|Birth: ||Sep. 6, 1879|
|Death: ||Sep. 24, 1916|
City of Norwich
Casualty of the Great War,Michael was a Second Lieutenant in the Royal Flying Corps.
He was 34 and the son of the late Major George Thunder (7th Battalion Royal Fusiliers)of Lagore, Meath,and of Margaret Pugin (formerly Thunder).
He was the grandson, on his mother's side,of Augustus Northmore Welby Pugin
, a leading architect of Victorian Britain and famous for his Gothic style of architecture in many churches around the country, his most famous work being the Palace of Westminster in London.He designed the church where he and Michael rest.
He was educated at St. Augustine's College,Ramsgate,commissioned in December 1915, qualified as a Pilot on the 16th January 1916 at the Military School in Ruislip,and gazetted Flying Officer in March 1916.
He was the first airman to be killed serving with 51 squadron.
Six officers of the Flying Corps acted as pall-bearers, and the officer in command arrived by aeroplane.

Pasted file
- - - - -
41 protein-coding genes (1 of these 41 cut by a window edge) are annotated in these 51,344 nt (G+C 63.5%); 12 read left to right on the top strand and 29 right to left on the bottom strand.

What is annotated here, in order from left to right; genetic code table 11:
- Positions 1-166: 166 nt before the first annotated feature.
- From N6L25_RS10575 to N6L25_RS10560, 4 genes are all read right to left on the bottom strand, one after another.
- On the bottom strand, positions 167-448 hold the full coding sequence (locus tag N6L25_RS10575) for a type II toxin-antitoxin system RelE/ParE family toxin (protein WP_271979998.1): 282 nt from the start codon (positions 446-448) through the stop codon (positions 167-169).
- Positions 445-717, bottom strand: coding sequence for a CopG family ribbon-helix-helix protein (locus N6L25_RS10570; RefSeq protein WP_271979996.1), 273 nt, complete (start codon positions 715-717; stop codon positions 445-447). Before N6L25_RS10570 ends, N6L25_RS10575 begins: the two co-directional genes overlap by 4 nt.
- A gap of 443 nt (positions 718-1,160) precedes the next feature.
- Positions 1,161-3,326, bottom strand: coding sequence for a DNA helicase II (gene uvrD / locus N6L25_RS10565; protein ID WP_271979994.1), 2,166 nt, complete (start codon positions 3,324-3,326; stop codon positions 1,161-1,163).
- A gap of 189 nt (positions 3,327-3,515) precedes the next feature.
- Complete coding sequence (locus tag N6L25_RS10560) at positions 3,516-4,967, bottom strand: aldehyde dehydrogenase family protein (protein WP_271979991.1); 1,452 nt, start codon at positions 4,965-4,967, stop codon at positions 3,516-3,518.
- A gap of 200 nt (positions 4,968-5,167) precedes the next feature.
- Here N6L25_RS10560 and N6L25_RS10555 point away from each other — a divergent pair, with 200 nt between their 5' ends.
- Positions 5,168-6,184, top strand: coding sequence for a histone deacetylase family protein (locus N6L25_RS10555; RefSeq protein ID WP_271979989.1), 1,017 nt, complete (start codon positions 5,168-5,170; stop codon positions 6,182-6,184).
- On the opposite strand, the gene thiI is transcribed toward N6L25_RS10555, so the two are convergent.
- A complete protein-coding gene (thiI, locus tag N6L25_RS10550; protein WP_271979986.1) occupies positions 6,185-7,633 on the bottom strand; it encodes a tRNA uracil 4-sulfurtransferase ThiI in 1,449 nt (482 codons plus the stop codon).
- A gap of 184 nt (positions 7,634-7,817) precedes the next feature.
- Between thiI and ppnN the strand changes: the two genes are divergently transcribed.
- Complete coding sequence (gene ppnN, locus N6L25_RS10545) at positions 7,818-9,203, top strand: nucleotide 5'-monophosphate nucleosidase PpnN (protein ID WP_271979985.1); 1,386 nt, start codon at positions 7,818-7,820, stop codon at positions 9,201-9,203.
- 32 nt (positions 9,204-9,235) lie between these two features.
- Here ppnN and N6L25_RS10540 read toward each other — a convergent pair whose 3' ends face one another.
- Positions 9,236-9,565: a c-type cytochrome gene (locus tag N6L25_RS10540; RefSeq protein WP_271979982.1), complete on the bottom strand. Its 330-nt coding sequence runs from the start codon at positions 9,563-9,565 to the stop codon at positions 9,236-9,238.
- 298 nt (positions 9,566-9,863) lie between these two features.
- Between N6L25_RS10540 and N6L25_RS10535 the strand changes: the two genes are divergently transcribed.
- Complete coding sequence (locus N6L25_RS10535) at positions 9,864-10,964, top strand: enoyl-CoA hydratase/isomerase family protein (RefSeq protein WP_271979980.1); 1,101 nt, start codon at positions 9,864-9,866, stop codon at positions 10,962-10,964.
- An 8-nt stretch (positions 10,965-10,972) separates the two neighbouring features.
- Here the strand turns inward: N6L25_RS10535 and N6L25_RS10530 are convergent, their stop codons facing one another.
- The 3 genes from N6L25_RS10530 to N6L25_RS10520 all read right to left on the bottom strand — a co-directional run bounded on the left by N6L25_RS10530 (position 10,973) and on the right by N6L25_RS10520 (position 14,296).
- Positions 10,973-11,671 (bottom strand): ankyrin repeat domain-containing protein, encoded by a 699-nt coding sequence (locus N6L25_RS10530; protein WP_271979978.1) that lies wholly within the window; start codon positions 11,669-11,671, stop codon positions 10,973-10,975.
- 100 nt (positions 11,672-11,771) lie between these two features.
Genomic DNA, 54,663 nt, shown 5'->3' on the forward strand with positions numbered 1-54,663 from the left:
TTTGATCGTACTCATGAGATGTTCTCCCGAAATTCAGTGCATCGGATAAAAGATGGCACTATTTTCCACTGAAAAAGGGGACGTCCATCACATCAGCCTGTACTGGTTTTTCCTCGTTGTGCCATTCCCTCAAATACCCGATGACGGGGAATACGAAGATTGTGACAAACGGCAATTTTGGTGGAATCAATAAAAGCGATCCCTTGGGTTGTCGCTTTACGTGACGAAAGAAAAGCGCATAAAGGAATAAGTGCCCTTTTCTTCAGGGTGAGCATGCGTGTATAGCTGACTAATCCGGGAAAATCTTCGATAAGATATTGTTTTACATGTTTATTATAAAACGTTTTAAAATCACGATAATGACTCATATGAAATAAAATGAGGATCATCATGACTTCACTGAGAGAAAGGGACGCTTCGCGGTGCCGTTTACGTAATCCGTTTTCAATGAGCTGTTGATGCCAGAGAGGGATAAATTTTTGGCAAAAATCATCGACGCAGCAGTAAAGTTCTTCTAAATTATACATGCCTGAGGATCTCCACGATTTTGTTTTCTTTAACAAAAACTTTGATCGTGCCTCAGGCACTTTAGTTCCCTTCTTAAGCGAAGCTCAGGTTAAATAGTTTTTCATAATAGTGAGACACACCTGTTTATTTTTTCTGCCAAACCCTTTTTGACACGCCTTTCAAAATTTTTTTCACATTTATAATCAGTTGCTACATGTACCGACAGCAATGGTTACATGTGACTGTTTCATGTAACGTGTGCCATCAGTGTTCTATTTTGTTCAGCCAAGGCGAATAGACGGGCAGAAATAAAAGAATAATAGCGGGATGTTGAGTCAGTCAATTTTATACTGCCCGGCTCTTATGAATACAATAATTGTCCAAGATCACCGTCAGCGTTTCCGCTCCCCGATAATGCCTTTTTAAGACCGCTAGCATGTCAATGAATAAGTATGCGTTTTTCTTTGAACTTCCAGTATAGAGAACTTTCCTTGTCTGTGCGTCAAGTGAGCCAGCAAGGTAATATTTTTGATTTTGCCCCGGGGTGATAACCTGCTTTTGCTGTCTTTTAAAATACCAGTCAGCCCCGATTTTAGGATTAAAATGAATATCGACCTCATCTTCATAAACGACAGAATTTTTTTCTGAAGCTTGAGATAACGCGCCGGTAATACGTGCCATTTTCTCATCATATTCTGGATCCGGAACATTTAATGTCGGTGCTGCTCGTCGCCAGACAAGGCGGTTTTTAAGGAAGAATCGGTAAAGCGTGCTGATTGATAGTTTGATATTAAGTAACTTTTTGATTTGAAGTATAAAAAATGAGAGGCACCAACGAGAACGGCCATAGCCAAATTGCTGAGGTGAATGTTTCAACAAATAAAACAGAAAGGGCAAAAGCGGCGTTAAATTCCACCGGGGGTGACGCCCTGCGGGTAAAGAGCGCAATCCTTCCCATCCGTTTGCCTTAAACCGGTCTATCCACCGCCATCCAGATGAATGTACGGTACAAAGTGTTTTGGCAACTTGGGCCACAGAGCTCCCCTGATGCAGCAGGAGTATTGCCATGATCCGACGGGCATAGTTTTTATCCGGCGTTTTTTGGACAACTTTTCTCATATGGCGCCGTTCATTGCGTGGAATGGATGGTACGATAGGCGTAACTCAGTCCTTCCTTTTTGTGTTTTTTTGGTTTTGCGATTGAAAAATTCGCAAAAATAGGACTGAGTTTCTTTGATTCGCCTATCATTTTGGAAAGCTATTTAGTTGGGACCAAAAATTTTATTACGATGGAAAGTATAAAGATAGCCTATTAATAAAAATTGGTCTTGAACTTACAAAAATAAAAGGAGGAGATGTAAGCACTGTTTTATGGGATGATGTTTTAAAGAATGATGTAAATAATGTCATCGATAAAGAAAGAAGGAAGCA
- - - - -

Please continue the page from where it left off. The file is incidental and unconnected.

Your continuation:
He had qualified as a mining engineer and spent some time working in Argentina and Malaya before returning to the UK.
51 Squadron was formed at Thetford, Norfolk on 15 May 1916 as a Home Defence unit. The squadron flew BE2s and BE12s on anti-Zeppelin patrols, the unit also providing night flying training for newly qualified pilots with Avro 504Ks.
From September 1916, units of 51 Squadron Home Defence were based at Marham but also used airfields dotted about the county for training exercises such as night flying. (Mattishall, Earsham, Freethorpe, Gooderstone, Warren, Mousehold Heath, Saxthorpe, Sedgeford, Sporle, Tottenhill and West Rudham).
On 24th September 1916 Michael scrambled from Mattishall to intercept an attack from a dozen Zeppelin airships that were reported to have crossed the North Sea to attack London and the East coast.
According to the death certificate his machine failed to gain enough height on take off and crashed.
There are reports that, although badly burnt, he managed to crawl away from the aircraft to a nearby hedgerow bank where he was picked up and taken to Thorpe St. Andrew War Hospital in Norwich but he later died of his injuries.
Note: Buried on September 29th.
Ramsgate, St. Augustine Roman Catholic Churchyard
Plot: Near West Boundary.
Maintained by: Find A Grave
Originally Created by: geoffrey gillon
Record added: Aug 02, 2013
Find A Grave Memorial# 114812478
Het Grevenbroek museum van Hamont-Achel gedenkt hem.|
Added: Oct. 20, 2014